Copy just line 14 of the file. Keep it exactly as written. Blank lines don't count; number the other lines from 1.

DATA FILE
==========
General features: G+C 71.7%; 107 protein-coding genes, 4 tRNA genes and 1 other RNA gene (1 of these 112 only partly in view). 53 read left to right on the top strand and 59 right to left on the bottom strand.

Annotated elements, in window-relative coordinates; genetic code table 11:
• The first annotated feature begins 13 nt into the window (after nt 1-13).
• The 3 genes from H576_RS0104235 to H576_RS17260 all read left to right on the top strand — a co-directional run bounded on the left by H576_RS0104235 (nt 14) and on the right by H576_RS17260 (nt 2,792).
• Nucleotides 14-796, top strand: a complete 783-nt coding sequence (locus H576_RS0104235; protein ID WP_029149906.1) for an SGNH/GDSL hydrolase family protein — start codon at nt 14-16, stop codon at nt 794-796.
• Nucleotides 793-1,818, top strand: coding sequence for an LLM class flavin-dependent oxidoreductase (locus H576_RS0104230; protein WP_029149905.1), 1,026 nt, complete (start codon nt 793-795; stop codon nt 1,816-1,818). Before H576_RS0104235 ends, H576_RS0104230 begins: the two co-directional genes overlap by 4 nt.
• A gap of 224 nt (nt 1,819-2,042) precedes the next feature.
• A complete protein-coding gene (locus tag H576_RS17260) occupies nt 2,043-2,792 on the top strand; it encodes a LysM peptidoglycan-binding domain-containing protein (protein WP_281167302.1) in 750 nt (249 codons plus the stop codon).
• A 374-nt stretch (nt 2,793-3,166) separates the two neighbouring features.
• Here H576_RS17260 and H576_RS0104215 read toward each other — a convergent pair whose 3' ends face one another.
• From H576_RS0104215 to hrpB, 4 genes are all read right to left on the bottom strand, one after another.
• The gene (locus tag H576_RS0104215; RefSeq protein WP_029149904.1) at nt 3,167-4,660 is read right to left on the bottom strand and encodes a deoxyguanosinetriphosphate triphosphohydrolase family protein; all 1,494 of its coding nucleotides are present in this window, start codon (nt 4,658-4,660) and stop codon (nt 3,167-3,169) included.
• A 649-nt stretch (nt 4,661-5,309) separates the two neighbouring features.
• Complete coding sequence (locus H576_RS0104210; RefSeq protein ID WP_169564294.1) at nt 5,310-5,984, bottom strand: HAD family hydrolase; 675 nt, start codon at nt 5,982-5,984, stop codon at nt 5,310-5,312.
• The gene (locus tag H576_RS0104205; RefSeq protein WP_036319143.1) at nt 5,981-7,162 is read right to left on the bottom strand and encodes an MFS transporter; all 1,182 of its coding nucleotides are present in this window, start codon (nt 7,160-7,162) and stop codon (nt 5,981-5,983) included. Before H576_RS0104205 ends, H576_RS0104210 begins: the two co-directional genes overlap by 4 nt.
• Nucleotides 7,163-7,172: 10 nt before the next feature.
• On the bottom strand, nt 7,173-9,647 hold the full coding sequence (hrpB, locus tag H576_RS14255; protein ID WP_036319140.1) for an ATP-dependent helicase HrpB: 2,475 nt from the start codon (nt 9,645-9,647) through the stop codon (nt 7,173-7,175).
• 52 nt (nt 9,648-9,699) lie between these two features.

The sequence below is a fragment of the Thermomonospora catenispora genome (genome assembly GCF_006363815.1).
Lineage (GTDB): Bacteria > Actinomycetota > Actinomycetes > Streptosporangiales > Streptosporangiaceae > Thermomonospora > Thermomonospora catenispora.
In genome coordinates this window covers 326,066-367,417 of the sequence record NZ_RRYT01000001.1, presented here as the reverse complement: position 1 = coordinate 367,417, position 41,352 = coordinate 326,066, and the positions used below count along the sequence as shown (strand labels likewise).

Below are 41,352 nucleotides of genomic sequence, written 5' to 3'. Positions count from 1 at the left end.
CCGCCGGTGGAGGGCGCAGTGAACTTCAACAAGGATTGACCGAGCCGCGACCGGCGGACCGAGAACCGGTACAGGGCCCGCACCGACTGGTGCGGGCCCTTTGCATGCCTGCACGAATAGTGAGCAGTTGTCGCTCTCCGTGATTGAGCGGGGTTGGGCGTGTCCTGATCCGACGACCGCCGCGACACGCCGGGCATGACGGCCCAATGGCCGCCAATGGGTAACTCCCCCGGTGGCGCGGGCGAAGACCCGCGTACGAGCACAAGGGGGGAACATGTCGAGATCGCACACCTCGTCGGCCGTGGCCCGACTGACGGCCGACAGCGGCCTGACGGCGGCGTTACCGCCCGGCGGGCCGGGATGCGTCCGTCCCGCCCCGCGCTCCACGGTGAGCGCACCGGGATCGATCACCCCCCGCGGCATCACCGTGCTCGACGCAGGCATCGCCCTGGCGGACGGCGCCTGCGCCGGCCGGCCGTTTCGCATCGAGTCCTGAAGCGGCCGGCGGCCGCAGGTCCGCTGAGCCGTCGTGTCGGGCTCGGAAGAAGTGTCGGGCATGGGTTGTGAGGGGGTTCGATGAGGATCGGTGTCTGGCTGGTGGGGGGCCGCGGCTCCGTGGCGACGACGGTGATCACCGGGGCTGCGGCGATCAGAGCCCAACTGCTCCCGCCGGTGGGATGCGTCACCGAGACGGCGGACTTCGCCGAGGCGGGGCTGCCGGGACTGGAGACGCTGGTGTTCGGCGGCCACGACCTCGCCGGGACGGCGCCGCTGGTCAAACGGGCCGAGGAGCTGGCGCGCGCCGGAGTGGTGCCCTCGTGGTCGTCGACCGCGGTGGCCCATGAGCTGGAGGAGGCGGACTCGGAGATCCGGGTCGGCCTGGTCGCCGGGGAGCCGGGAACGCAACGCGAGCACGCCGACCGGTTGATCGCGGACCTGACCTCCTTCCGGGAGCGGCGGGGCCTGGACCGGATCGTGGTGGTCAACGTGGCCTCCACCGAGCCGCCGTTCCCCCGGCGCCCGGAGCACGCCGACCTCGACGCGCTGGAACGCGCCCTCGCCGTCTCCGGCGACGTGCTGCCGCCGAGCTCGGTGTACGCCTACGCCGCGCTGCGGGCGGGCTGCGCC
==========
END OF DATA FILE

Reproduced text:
• Complete coding sequence (locus H576_RS0104210; RefSeq protein ID WP_169564294.1) at nt 5,310-5,984, bottom strand: HAD family hydrolase; 675 nt, start codon at nt 5,982-5,984, stop codon at nt 5,310-5,312.